April 12, 2011 - An interesting and novel revenue-raising measure that would help place doctors in underserved areas of the state is pending in the Legislature. While Senate Bill 233 isn't a perfect solution to addressing the state's physician shortage, it would help in the short run, as well as the long run. And it might be the most palatable way to tap into a new revenue source. We believe it should advance.
The bill would increase the state tax on moist snuff, which is one of several forms of smokeless tobacco. The measure would eliminate the existing 20 percent tax on moist snuff and replace it with a $1.20 per ounce tax. An estimated $8 million to $9 million a year would be raised that would be directed to the Physician Manpower Training Commission, which would use the funds to attract primary care physicians to parts of the state that don't have enough doctors.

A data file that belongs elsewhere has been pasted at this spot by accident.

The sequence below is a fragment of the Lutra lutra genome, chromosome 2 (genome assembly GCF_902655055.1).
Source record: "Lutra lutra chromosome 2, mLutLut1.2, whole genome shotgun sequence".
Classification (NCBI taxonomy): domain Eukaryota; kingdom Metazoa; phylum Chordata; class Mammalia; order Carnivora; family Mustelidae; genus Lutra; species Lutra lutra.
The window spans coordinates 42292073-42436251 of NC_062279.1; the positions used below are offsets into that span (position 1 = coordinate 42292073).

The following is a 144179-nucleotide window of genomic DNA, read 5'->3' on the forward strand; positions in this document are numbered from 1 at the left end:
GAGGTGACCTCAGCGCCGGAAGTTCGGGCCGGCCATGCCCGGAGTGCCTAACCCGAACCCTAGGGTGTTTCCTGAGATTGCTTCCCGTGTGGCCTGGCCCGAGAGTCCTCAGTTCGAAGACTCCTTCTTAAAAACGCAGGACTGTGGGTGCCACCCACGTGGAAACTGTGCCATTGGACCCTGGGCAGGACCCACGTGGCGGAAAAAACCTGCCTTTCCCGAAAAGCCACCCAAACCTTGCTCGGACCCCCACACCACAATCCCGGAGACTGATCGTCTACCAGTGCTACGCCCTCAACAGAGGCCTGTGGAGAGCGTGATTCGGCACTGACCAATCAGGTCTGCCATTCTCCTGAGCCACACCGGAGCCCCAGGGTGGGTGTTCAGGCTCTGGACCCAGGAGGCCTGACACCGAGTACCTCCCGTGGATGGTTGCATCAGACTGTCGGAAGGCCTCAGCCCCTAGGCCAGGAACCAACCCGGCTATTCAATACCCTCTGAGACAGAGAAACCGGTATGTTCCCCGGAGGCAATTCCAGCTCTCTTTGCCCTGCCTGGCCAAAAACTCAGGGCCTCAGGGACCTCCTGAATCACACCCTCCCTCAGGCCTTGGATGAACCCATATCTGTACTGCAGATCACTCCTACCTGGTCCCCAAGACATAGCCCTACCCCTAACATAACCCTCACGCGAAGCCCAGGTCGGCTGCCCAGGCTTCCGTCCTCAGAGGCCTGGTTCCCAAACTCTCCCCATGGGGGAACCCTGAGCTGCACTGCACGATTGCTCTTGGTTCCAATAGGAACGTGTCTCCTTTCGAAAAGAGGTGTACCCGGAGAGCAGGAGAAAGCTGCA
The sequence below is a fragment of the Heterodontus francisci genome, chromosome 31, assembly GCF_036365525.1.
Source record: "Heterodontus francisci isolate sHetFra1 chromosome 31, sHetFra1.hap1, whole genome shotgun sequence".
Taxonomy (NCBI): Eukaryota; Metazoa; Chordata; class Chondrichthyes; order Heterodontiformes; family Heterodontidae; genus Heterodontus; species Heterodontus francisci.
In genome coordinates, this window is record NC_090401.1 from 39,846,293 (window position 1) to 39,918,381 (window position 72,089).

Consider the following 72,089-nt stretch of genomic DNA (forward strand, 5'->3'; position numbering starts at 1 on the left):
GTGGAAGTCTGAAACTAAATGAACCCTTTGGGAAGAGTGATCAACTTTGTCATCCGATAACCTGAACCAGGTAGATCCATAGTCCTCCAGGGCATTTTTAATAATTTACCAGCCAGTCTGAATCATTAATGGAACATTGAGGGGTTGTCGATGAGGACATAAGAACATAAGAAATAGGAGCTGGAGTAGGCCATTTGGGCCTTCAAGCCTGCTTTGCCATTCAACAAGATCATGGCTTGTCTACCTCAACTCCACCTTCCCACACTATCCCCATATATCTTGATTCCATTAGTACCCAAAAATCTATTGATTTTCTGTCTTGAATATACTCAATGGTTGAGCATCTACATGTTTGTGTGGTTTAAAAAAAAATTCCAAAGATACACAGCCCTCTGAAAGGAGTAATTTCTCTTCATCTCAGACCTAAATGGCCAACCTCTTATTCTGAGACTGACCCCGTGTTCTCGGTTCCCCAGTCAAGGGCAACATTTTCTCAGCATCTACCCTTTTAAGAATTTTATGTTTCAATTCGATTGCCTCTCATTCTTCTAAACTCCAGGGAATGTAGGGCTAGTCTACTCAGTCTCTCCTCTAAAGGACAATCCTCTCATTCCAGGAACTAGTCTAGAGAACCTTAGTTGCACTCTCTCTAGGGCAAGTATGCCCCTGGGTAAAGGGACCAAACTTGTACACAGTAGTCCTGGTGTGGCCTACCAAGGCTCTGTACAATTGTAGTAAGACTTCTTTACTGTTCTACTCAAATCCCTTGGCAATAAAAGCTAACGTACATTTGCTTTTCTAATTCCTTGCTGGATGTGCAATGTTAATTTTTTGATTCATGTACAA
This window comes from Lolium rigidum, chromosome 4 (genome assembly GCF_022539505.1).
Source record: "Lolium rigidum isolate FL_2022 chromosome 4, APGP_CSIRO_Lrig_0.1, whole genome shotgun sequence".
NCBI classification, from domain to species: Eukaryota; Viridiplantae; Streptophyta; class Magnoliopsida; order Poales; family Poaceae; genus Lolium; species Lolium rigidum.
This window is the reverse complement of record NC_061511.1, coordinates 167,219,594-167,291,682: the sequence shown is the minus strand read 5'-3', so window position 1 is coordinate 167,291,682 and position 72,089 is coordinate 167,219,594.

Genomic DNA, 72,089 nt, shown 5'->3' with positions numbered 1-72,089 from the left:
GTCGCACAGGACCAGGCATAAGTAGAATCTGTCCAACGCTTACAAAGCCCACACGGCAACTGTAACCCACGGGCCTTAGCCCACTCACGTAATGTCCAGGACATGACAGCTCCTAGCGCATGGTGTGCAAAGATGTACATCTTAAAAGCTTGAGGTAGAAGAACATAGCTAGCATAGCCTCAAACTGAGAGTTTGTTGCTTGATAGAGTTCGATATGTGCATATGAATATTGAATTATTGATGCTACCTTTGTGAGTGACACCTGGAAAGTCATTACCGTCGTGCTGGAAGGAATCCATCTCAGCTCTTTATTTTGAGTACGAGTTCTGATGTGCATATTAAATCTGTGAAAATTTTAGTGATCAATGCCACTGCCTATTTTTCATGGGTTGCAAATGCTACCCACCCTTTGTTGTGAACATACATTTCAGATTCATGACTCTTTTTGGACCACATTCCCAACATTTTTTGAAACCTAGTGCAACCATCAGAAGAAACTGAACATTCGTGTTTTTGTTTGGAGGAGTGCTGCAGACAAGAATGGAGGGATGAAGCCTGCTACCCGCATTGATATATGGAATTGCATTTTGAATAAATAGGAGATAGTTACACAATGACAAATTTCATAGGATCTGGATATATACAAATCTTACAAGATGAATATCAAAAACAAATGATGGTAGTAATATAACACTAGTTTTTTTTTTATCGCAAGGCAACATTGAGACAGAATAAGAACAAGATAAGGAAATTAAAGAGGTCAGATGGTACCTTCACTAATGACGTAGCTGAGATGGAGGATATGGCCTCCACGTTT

The higher tax is attractive on several levels. Higher taxes on tobacco products are proven to help bring down consumption. More primary care doctors in underserved areas obviously would help address chronic and costly health problems in those communities.
Texas has had considerable success in placing doctors in needed areas through a similar program.
But as we said, it's not a perfect solution. Rep. Doug Cox, R-Grove, is a physician who predictably supports such programs, but he opposes this particular measure, calling it a "great quick fix" that locks in taxes on a dangerous product.
He'd like a feature that would ensure future adjustments for inflation - a great idea but politically questionable at this time.
One novel feature of SB 233 is that if lawmakers don't approve it by the necessary 75 percent supermajorities in each chamber, then it automatically becomes a referendum that would be decided in a statewide vote. That's a nifty approach that could just about ensure passage.
Given this state's long-festering health ills, lawmakers owe it to their constituents to advance any measure that could help address them.
Reference: Tax hike on moist snuff would help physician recruitment by World's Editorial Writers, Tulsa World, 4/12/2011.